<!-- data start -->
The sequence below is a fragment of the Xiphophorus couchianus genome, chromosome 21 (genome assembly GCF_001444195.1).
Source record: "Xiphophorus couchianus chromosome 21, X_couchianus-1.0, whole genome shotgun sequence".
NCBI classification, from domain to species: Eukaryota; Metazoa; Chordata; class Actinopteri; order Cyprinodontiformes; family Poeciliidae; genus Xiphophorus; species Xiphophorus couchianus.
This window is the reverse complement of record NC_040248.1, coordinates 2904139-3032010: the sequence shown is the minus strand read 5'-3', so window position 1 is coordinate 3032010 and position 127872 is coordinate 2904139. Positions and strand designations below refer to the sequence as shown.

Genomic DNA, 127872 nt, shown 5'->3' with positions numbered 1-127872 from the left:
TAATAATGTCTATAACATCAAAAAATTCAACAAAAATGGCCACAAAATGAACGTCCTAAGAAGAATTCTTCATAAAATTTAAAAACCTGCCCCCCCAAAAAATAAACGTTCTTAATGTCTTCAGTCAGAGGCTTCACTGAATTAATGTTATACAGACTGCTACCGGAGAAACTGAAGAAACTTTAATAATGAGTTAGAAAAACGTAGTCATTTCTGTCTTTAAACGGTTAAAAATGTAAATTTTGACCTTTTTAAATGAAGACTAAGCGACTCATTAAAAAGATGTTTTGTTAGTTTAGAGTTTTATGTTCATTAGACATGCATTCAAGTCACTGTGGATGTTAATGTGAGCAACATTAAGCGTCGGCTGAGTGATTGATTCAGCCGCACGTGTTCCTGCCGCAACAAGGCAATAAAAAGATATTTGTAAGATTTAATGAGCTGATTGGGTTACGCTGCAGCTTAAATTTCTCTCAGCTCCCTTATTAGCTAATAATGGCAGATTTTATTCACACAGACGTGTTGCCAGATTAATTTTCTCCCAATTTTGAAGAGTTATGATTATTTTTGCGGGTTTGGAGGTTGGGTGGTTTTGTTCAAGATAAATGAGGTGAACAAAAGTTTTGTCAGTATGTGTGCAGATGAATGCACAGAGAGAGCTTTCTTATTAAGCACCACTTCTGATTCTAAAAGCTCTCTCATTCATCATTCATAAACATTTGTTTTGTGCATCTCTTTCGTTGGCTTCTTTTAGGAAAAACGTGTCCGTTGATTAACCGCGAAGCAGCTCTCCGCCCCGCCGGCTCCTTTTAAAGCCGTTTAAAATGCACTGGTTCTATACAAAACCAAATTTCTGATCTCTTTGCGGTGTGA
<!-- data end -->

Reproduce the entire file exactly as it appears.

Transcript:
The sequence below is a fragment of the Xiphophorus couchianus genome, chromosome 21 (genome assembly GCF_001444195.1).
Source record: "Xiphophorus couchianus chromosome 21, X_couchianus-1.0, whole genome shotgun sequence".
NCBI classification, from domain to species: Eukaryota; Metazoa; Chordata; class Actinopteri; order Cyprinodontiformes; family Poeciliidae; genus Xiphophorus; species Xiphophorus couchianus.
This window is the reverse complement of record NC_040248.1, coordinates 2904139-3032010: the sequence shown is the minus strand read 5'-3', so window position 1 is coordinate 3032010 and position 127872 is coordinate 2904139. Positions and strand designations below refer to the sequence as shown.

Genomic DNA, 127872 nt, shown 5'->3' with positions numbered 1-127872 from the left:
TAATAATGTCTATAACATCAAAAAATTCAACAAAAATGGCCACAAAATGAACGTCCTAAGAAGAATTCTTCATAAAATTTAAAAACCTGCCCCCCCAAAAAATAAACGTTCTTAATGTCTTCAGTCAGAGGCTTCACTGAATTAATGTTATACAGACTGCTACCGGAGAAACTGAAGAAACTTTAATAATGAGTTAGAAAAACGTAGTCATTTCTGTCTTTAAACGGTTAAAAATGTAAATTTTGACCTTTTTAAATGAAGACTAAGCGACTCATTAAAAAGATGTTTTGTTAGTTTAGAGTTTTATGTTCATTAGACATGCATTCAAGTCACTGTGGATGTTAATGTGAGCAACATTAAGCGTCGGCTGAGTGATTGATTCAGCCGCACGTGTTCCTGCCGCAACAAGGCAATAAAAAGATATTTGTAAGATTTAATGAGCTGATTGGGTTACGCTGCAGCTTAAATTTCTCTCAGCTCCCTTATTAGCTAATAATGGCAGATTTTATTCACACAGACGTGTTGCCAGATTAATTTTCTCCCAATTTTGAAGAGTTATGATTATTTTTGCGGGTTTGGAGGTTGGGTGGTTTTGTTCAAGATAAATGAGGTGAACAAAAGTTTTGTCAGTATGTGTGCAGATGAATGCACAGAGAGAGCTTTCTTATTAAGCACCACTTCTGATTCTAAAAGCTCTCTCATTCATCATTCATAAACATTTGTTTTGTGCATCTCTTTCGTTGGCTTCTTTTAGGAAAAACGTGTCCGTTGATTAACCGCGAAGCAGCTCTCCGCCCCGCCGGCTCCTTTTAAAGCCGTTTAAAATGCACTGGTTCTATACAAAACCAAATTTCTGATCTCTTTGCGGTGTGA